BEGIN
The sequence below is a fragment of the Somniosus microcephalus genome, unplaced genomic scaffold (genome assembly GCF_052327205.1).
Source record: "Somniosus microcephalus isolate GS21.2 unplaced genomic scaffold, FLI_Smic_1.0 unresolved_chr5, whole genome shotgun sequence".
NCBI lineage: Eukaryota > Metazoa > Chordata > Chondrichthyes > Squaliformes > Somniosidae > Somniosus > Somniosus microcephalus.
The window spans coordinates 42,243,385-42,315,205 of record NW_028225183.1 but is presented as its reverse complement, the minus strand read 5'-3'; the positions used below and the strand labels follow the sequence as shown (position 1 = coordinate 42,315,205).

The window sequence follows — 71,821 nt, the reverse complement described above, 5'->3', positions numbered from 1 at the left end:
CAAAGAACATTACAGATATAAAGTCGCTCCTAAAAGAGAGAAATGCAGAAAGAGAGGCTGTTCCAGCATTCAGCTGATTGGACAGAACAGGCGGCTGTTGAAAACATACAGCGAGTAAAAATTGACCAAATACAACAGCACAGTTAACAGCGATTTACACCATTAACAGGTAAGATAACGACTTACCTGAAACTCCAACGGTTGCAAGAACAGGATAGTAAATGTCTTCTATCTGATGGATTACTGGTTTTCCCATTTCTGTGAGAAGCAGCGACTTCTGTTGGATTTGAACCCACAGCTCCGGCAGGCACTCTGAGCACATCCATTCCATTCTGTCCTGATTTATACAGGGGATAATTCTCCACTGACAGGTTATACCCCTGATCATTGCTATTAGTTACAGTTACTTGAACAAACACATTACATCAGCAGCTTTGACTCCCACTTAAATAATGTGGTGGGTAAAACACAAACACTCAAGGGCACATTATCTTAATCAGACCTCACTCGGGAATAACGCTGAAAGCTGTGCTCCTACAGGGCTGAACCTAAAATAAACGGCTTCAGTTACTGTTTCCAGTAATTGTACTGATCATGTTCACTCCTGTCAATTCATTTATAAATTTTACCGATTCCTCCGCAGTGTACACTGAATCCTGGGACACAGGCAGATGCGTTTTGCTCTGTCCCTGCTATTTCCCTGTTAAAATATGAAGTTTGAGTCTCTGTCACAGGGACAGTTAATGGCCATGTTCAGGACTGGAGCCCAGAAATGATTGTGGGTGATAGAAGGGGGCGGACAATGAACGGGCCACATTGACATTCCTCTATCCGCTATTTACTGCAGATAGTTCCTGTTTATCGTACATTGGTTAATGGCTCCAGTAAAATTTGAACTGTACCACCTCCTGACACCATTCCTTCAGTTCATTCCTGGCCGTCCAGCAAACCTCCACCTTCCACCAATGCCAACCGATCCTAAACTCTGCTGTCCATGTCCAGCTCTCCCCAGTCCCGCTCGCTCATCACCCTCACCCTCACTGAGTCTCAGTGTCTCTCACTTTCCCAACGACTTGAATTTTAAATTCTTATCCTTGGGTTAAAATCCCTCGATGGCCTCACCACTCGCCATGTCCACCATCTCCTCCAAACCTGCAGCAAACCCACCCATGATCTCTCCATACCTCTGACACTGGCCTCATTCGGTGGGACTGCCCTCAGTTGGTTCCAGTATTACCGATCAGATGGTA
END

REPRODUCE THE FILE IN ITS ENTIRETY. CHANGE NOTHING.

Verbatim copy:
The sequence below is a fragment of the Somniosus microcephalus genome, unplaced genomic scaffold (genome assembly GCF_052327205.1).
Source record: "Somniosus microcephalus isolate GS21.2 unplaced genomic scaffold, FLI_Smic_1.0 unresolved_chr5, whole genome shotgun sequence".
NCBI lineage: Eukaryota > Metazoa > Chordata > Chondrichthyes > Squaliformes > Somniosidae > Somniosus > Somniosus microcephalus.
The window spans coordinates 42,243,385-42,315,205 of record NW_028225183.1 but is presented as its reverse complement, the minus strand read 5'-3'; the positions used below and the strand labels follow the sequence as shown (position 1 = coordinate 42,315,205).

The window sequence follows — 71,821 nt, the reverse complement described above, 5'->3', positions numbered from 1 at the left end:
CAAAGAACATTACAGATATAAAGTCGCTCCTAAAAGAGAGAAATGCAGAAAGAGAGGCTGTTCCAGCATTCAGCTGATTGGACAGAACAGGCGGCTGTTGAAAACATACAGCGAGTAAAAATTGACCAAATACAACAGCACAGTTAACAGCGATTTACACCATTAACAGGTAAGATAACGACTTACCTGAAACTCCAACGGTTGCAAGAACAGGATAGTAAATGTCTTCTATCTGATGGATTACTGGTTTTCCCATTTCTGTGAGAAGCAGCGACTTCTGTTGGATTTGAACCCACAGCTCCGGCAGGCACTCTGAGCACATCCATTCCATTCTGTCCTGATTTATACAGGGGATAATTCTCCACTGACAGGTTATACCCCTGATCATTGCTATTAGTTACAGTTACTTGAACAAACACATTACATCAGCAGCTTTGACTCCCACTTAAATAATGTGGTGGGTAAAACACAAACACTCAAGGGCACATTATCTTAATCAGACCTCACTCGGGAATAACGCTGAAAGCTGTGCTCCTACAGGGCTGAACCTAAAATAAACGGCTTCAGTTACTGTTTCCAGTAATTGTACTGATCATGTTCACTCCTGTCAATTCATTTATAAATTTTACCGATTCCTCCGCAGTGTACACTGAATCCTGGGACACAGGCAGATGCGTTTTGCTCTGTCCCTGCTATTTCCCTGTTAAAATATGAAGTTTGAGTCTCTGTCACAGGGACAGTTAATGGCCATGTTCAGGACTGGAGCCCAGAAATGATTGTGGGTGATAGAAGGGGGCGGACAATGAACGGGCCACATTGACATTCCTCTATCCGCTATTTACTGCAGATAGTTCCTGTTTATCGTACATTGGTTAATGGCTCCAGTAAAATTTGAACTGTACCACCTCCTGACACCATTCCTTCAGTTCATTCCTGGCCGTCCAGCAAACCTCCACCTTCCACCAATGCCAACCGATCCTAAACTCTGCTGTCCATGTCCAGCTCTCCCCAGTCCCGCTCGCTCATCACCCTCACCCTCACTGAGTCTCAGTGTCTCTCACTTTCCCAACGACTTGAATTTTAAATTCTTATCCTTGGGTTAAAATCCCTCGATGGCCTCACCACTCGCCATGTCCACCATCTCCTCCAAACCTGCAGCAAACCCACCCATGATCTCTCCATACCTCTGACACTGGCCTCATTCGGTGGGACTGCCCTCAGTTGGTTCCAGTATTACCGATCAGATGGTA